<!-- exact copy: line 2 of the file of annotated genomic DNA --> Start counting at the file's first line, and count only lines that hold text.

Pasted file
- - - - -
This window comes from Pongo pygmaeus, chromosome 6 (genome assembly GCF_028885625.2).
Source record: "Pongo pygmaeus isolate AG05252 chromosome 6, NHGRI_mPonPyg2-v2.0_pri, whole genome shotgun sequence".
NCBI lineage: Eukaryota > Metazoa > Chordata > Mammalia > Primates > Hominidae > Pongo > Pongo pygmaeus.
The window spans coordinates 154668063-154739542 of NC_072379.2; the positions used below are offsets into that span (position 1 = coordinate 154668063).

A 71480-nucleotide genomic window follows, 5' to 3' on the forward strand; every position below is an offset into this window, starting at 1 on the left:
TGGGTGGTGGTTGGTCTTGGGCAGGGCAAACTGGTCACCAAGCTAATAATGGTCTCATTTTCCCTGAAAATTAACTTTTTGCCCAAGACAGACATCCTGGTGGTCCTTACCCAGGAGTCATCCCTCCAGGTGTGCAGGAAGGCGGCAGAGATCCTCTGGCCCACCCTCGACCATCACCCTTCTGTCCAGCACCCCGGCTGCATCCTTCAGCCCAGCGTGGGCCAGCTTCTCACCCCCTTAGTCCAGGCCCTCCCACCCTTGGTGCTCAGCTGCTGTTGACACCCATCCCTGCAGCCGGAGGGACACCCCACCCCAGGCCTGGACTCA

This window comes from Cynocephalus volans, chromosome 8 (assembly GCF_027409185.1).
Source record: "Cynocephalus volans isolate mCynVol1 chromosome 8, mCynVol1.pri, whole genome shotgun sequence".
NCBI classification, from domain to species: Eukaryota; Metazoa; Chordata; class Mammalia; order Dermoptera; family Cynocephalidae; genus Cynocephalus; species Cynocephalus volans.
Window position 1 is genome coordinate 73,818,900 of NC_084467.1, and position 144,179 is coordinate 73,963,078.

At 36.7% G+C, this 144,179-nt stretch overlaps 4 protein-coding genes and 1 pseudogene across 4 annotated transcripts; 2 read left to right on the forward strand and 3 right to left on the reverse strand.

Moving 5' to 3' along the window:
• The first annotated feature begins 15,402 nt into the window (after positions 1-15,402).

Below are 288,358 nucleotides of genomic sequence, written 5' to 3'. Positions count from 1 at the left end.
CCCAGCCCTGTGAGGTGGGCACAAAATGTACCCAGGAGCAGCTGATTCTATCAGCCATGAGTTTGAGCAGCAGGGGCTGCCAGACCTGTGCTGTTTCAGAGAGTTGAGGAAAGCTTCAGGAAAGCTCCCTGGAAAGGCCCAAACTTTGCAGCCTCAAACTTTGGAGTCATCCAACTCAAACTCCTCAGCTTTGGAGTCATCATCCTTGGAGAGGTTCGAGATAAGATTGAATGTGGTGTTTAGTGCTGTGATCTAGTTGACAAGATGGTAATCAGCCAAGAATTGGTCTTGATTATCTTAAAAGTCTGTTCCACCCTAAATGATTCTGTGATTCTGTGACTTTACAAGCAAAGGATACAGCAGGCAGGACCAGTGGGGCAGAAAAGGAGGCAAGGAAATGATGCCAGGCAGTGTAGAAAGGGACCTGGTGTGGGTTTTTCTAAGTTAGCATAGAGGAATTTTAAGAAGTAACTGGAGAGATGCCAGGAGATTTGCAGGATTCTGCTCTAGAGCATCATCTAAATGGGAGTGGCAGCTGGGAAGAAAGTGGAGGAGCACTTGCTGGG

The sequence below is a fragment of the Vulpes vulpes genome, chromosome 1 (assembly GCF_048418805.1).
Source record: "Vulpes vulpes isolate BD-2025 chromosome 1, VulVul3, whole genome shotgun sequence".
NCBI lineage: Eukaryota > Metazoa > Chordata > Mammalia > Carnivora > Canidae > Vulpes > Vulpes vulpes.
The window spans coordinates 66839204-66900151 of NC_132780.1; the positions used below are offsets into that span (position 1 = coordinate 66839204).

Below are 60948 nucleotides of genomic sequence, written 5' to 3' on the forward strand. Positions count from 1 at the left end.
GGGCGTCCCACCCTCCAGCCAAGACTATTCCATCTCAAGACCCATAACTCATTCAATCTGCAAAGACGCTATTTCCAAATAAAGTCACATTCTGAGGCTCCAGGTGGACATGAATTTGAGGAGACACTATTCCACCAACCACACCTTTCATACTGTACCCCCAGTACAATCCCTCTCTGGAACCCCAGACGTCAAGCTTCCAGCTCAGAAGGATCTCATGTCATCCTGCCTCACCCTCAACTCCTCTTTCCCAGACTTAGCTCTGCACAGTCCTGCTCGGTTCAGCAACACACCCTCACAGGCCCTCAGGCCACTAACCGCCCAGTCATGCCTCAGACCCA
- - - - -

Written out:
Source record: "Pongo pygmaeus isolate AG05252 chromosome 6, NHGRI_mPonPyg2-v2.0_pri, whole genome shotgun sequence".